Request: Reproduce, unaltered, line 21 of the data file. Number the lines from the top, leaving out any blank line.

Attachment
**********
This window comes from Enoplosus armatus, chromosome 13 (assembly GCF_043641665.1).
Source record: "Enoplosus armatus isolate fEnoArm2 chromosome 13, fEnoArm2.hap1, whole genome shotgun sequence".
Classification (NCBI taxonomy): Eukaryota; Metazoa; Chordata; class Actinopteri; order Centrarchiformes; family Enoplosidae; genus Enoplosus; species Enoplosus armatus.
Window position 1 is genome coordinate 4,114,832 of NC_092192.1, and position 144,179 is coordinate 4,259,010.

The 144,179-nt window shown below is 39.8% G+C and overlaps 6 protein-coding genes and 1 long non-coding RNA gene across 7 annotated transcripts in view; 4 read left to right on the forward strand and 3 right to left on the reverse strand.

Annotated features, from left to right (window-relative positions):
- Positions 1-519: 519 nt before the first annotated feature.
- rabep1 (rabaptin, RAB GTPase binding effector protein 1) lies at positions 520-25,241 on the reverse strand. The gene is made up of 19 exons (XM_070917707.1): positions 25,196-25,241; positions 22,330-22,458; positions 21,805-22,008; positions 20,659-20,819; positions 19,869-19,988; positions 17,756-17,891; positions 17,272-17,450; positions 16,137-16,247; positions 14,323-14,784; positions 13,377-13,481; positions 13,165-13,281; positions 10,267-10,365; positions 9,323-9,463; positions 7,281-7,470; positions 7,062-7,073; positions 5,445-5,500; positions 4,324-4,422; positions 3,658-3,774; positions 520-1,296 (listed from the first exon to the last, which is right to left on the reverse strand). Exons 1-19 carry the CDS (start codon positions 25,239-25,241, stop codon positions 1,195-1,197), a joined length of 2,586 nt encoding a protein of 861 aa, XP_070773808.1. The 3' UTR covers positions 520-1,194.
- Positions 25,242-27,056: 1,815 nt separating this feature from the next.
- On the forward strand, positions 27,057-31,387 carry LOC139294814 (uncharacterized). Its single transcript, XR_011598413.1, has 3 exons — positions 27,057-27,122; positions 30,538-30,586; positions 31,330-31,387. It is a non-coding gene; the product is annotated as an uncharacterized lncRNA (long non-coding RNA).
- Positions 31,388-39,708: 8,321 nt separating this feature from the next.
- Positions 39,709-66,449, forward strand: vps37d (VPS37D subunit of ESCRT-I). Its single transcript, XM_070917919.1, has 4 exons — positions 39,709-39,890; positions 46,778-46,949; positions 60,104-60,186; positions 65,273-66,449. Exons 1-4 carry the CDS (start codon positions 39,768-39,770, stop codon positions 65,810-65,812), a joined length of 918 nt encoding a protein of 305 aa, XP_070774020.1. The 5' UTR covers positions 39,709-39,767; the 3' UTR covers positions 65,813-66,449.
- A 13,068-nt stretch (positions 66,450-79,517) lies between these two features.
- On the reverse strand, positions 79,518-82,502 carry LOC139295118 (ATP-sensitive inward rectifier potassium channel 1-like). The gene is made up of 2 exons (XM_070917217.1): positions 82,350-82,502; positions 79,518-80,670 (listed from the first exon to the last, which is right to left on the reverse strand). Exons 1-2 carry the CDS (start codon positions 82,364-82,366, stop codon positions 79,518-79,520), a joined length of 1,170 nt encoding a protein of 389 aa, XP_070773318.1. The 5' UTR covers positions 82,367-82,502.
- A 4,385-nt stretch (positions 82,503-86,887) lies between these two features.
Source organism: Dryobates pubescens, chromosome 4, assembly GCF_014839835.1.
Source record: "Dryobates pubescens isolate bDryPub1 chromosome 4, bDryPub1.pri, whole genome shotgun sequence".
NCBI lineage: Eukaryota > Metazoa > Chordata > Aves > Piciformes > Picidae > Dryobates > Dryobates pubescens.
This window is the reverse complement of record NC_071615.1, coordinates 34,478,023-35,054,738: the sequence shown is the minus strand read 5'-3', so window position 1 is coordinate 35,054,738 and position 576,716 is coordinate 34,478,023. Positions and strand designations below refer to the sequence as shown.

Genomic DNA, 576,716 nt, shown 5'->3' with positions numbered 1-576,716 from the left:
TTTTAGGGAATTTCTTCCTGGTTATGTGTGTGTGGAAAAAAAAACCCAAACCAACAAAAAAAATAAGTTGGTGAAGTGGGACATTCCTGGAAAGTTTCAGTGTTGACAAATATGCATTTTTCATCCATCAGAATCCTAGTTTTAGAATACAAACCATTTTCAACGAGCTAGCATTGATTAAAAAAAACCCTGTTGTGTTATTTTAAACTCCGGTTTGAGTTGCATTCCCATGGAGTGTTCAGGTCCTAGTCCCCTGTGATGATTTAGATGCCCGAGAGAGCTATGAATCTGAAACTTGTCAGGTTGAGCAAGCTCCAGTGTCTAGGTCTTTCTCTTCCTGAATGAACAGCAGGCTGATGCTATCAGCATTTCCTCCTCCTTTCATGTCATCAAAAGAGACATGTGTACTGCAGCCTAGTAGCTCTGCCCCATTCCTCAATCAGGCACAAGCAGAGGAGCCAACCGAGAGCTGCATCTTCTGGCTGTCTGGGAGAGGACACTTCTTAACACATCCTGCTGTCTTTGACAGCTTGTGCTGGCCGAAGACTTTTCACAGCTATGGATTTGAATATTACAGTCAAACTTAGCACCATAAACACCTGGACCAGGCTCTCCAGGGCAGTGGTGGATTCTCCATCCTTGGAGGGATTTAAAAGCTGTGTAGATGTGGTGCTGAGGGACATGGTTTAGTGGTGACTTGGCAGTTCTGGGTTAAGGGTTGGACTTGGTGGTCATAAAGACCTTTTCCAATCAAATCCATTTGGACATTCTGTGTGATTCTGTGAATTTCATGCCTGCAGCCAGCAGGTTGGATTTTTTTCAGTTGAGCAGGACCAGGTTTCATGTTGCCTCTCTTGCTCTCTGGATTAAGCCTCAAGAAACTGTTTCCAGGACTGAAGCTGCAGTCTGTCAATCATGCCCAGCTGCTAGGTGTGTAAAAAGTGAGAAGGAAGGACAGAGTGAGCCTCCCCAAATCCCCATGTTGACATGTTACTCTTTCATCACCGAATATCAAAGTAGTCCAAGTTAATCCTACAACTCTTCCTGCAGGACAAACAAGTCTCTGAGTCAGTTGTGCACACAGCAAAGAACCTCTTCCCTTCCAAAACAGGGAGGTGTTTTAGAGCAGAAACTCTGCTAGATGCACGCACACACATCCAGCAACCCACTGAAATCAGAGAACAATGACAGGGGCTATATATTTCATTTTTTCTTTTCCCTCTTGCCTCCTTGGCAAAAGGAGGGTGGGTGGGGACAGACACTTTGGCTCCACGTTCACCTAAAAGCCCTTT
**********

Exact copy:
TTTTAGGGAATTTCTTCCTGGTTATGTGTGTGTGGAAAAAAAAACCCAAACCAACAAAAAAAATAAGTTGGTGAAGTGGGACATTCCTGGAAAGTTTCAGTGTTGACAAATATGCATTTTTCATCCATCAGAATCCTAGTTTTAGAATACAAACCATTTTCAACGAGCTAGCATTGATTAAAAAAAACCCTGTTGTGTTATTTTAAACTCCGGTTTGAGTTGCATTCCCATGGAGTGTTCAGGTCCTAGTCCCCTGTGATGATTTAGATGCCCGAGAGAGCTATGAATCTGAAACTTGTCAGGTTGAGCAAGCTCCAGTGTCTAGGTCTTTCTCTTCCTGAATGAACAGCAGGCTGATGCTATCAGCATTTCCTCCTCCTTTCATGTCATCAAAAGAGACATGTGTACTGCAGCCTAGTAGCTCTGCCCCATTCCTCAATCAGGCACAAGCAGAGGAGCCAACCGAGAGCTGCATCTTCTGGCTGTCTGGGAGAGGACACTTCTTAACACATCCTGCTGTCTTTGACAGCTTGTGCTGGCCGAAGACTTTTCACAGCTATGGATTTGAATATTACAGTCAAACTTAGCACCATAAACACCTGGACCAGGCTCTCCAGGGCAGTGGTGGATTCTCCATCCTTGGAGGGATTTAAAAGCTGTGTAGATGTGGTGCTGAGGGACATGGTTTAGTGGTGACTTGGCAGTTCTGGGTTAAGGGTTGGACTTGGTGGTCATAAAGACCTTTTCCAATCAAATCCATTTGGACATTCTGTGTGATTCTGTGAATTTCATGCCTGCAGCCAGCAGGTTGGATTTTTTTCAGTTGAGCAGGACCAGGTTTCATGTTGCCTCTCTTGCTCTCTGGATTAAGCCTCAAGAAACTGTTTCCAGGACTGAAGCTGCAGTCTGTCAATCATGCCCAGCTGCTAGGTGTGTAAAAAGTGAGAAGGAAGGACAGAGTGAGCCTCCCCAAATCCCCATGTTGACATGTTACTCTTTCATCACCGAATATCAAAGTAGTCCAAGTTAATCCTACAACTCTTCCTGCAGGACAAACAAGTCTCTGAGTCAGTTGTGCACACAGCAAAGAACCTCTTCCCTTCCAAAACAGGGAGGTGTTTTAGAGCAGAAACTCTGCTAGATGCACGCACACACATCCAGCAACCCACTGAAATCAGAGAACAATGACAGGGGCTATATATTTCATTTTTTCTTTTCCCTCTTGCCTCCTTGGCAAAAGGAGGGTGGGTGGGGACAGACACTTTGGCTCCACGTTCACCTAAAAGCCCTTT